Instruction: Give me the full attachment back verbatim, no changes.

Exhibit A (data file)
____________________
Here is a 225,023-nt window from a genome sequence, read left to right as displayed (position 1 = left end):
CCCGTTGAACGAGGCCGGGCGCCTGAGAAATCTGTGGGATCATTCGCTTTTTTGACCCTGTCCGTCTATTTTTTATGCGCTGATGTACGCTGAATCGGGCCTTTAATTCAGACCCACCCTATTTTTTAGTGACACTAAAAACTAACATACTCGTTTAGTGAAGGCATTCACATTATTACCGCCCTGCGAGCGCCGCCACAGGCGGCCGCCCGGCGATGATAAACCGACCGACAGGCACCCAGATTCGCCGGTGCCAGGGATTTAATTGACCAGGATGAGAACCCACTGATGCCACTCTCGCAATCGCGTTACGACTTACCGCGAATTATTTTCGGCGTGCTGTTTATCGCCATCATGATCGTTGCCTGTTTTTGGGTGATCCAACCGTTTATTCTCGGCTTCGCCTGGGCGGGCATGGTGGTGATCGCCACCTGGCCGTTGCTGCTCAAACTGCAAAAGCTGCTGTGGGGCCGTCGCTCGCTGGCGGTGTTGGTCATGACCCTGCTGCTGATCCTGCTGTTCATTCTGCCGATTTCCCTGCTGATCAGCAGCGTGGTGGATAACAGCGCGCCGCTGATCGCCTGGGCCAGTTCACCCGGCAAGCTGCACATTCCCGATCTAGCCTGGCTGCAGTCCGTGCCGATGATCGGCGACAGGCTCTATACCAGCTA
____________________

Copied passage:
Here is a 225,023-nt window from a genome sequence, read left to right as displayed (position 1 = left end):
CCCGTTGAACGAGGCCGGGCGCCTGAGAAATCTGTGGGATCATTCGCTTTTTTGACCCTGTCCGTCTATTTTTTATGCGCTGATGTACGCTGAATCGGGCCTTTAATTCAGACCCACCCTATTTTTTAGTGACACTAAAAACTAACATACTCGTTTAGTGAAGGCATTCACATTATTACCGCCCTGCGAGCGCCGCCACAGGCGGCCGCCCGGCGATGATAAACCGACCGACAGGCACCCAGATTCGCCGGTGCCAGGGATTTAATTGACCAGGATGAGAACCCACTGATGCCACTCTCGCAATCGCGTTACGACTTACCGCGAATTATTTTCGGCGTGCTGTTTATCGCCATCATGATCGTTGCCTGTTTTTGGGTGATCCAACCGTTTATTCTCGGCTTCGCCTGGGCGGGCATGGTGGTGATCGCCACCTGGCCGTTGCTGCTCAAACTGCAAAAGCTGCTGTGGGGCCGTCGCTCGCTGGCGGTGTTGGTCATGACCCTGCTGCTGATCCTGCTGTTCATTCTGCCGATTTCCCTGCTGATCAGCAGCGTGGTGGATAACAGCGCGCCGCTGATCGCCTGGGCCAGTTCACCCGGCAAGCTGCACATTCCCGATCTAGCCTGGCTGCAGTCCGTGCCGATGATCGGCGACAGGCTCTATACCAGCTA